The main message of this report is that urgent action is needed to attend to the many inequities that people with disability and their families and carers face on a daily basis. Without movement on these issues, any future widespread emergencies will again produce substantial destabilisation for these households, with similarly detrimental impacts. This report sets out the key findings of the survey, devised by Children and Young People with Disability Australia (CYDA), that captures the impact of COVID-19 on children and young people and their families and identifies unmet needs for resources and information as well as identifying areas requiring responses and future research priorities.
In 2018–19, about 230,000 people used disability support services funded under the National Disability Agreement (NDA). Of these, 68% used the Australian Government’s open employment services. During the year, about 29,200 NDA service users transitioned to the National Disability Insurance Scheme, many of whom (65%) had an intellectual or learning primary disability.
Australians with disability represent some of the most excluded of all Australians in relation to the impacts of coronavirus. At the same time, many people with disability are particularly at risk from COVID-19, because of barriers that exist to inclusion, and the need for ongoing support. This report sets out the findings from a survey that asked 200 people with disability about their experiences over the last two months.
Lead researcher Professor Simon Darcy said this was because people with disability felt they had no choice but to start their own business in order to work, setting their own flexible hours and working conditions was attractive, and it was an opportunity to give back to their community in some way.
Mary Sayers, CYDA’s chief executive, said that ‘‘all responses to a crisis such as COVID-19 must be designed to avoid creating further educational and social disconnection and inequality’’.
The Mission Australia Youth Survey has taken a disability lens to its data for the first time Young people with disability are more likely to report poor mental health and are twice as likely to have been bullied in the past year than young people without disability, according to data analysis from Mission Australia.
This inaugural flagship report for the Intermediaries Sector exposes challenges within the operating and policy environment and features the results from the inaugural Intermediary Sector Survey which 461 intermediary service providers responded to. The administrative burden of NDIS systems and processes frustrate providers, with 61% of respondents strongly disagreeing or disagreeing that systems and process in the NDIS are working well, however, despite this, the sector is responding and meeting Participant demand.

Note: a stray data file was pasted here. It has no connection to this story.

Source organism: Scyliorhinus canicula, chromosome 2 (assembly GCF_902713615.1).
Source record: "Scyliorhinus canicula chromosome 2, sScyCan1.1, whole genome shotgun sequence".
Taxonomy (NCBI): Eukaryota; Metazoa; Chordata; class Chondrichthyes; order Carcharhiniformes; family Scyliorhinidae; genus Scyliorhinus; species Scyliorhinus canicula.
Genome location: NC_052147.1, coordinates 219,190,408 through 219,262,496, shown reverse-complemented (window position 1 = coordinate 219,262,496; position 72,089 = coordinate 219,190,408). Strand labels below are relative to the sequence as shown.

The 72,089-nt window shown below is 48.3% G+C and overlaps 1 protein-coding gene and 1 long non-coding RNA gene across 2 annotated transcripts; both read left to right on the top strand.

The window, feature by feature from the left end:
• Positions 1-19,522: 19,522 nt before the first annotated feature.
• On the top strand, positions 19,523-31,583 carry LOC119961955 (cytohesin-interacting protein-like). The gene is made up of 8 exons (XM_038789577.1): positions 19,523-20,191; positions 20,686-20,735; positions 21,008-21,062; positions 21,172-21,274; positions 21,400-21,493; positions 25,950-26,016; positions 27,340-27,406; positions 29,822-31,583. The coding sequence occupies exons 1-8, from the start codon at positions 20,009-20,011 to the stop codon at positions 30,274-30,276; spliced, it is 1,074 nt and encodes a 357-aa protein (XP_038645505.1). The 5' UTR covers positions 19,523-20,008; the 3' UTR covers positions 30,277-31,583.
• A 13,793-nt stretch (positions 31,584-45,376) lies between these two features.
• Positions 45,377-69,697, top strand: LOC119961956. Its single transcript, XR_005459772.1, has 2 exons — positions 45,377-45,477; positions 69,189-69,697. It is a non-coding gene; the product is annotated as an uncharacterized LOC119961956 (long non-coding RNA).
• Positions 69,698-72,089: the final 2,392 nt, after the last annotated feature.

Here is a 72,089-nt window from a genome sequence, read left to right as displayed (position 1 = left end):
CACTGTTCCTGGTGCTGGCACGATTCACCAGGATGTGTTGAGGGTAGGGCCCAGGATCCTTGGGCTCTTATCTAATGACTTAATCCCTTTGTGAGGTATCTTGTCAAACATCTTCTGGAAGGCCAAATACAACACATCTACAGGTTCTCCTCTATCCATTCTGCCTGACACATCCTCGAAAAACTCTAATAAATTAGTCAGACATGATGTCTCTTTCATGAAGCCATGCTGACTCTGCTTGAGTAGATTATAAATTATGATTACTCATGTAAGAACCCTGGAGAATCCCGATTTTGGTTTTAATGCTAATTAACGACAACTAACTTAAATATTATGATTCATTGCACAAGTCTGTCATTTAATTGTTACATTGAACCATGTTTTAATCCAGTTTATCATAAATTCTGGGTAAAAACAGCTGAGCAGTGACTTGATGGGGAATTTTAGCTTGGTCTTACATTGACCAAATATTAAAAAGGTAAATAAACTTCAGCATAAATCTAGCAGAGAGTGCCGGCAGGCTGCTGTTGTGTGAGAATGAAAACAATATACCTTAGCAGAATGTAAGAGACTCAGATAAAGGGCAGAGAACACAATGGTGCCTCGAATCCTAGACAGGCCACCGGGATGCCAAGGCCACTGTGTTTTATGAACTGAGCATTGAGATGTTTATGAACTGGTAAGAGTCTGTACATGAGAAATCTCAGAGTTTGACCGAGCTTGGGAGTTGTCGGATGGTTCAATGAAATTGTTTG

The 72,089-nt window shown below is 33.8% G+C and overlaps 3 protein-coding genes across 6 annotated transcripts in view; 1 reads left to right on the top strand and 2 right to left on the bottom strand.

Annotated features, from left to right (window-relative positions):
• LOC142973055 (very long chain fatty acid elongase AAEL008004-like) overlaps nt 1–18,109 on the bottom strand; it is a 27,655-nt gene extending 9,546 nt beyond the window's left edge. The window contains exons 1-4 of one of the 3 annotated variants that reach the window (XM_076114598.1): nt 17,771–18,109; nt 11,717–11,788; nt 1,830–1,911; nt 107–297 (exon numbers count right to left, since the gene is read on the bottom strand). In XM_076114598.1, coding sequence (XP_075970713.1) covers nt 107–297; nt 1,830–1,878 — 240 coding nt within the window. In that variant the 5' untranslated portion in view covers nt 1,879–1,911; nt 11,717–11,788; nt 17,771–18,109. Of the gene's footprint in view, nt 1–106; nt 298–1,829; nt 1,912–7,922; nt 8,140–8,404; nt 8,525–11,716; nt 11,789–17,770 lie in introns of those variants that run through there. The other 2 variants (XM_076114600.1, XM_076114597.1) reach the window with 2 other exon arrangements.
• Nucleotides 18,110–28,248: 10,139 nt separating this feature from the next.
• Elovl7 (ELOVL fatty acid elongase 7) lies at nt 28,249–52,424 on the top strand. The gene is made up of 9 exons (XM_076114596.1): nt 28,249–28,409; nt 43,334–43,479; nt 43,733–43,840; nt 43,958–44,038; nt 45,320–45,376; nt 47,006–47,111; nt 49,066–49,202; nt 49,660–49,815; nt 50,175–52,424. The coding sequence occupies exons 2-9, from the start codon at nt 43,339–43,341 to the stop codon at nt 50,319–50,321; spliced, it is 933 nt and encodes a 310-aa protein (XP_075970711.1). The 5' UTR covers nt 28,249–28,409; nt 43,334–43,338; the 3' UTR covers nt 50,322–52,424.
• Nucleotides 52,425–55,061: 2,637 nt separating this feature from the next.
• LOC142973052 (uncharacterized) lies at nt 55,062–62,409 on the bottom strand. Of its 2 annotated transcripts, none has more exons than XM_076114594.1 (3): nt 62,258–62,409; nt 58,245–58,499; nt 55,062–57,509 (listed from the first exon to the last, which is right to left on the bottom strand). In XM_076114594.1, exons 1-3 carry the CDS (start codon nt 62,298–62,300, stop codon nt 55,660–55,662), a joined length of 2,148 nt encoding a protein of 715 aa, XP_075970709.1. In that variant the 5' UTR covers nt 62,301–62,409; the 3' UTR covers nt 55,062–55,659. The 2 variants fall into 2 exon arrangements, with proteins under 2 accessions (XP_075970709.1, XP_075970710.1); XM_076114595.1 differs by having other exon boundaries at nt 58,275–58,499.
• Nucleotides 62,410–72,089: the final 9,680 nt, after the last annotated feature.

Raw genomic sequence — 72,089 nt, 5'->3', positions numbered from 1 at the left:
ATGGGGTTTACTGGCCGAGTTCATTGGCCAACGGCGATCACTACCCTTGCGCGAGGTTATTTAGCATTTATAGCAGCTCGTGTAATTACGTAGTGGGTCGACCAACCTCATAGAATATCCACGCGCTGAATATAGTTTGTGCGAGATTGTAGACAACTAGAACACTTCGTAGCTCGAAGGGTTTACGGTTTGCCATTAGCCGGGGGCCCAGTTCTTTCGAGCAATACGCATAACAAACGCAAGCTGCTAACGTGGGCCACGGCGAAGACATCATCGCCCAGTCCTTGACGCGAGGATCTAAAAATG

Some urgent changes are needed to help Australians with disabilities live independently at home, a report by a bipartisan parliamentary committee says.
Having easier access to National Insurance Disability Scheme data has been spruiked as an easy fix to improve the system. UNSW associate professor Gemma Carey says the scheme would benefit if academics had freer access to data.
Police are investigating a massive NDIS-related financial fraud that used a forged letter purported to be from former assistant minister and Australian Senator Sarah Henderson to convince Korean investors to part with $395 million.
The head of People with Disability Australia, Jeff Smith, was pleased by the staffing boost and welcomed Hoffman’s appointment but also called on the NDIA to keep looking for opportunities to employ people with disabilities.
“I see the heartbroken families of people who try and try to get funding but can’t, robbing them to be independent, contributing members of society. Fix it.”
Would it hurt to stay in debt and spend the money on services that society needs? Yes, because that is SOCIALISM!
Disability groups are demanding that the Morrision government keep any unspent National Disability Insurance Scheme money within the scheme, after reports emerged the funds will be used to boost the budget bottom line.
Advocacy services are being swamped with people needing help appealing their National Disability Insurance Scheme plans, disability groups have warned in the wake of new funding to the sector.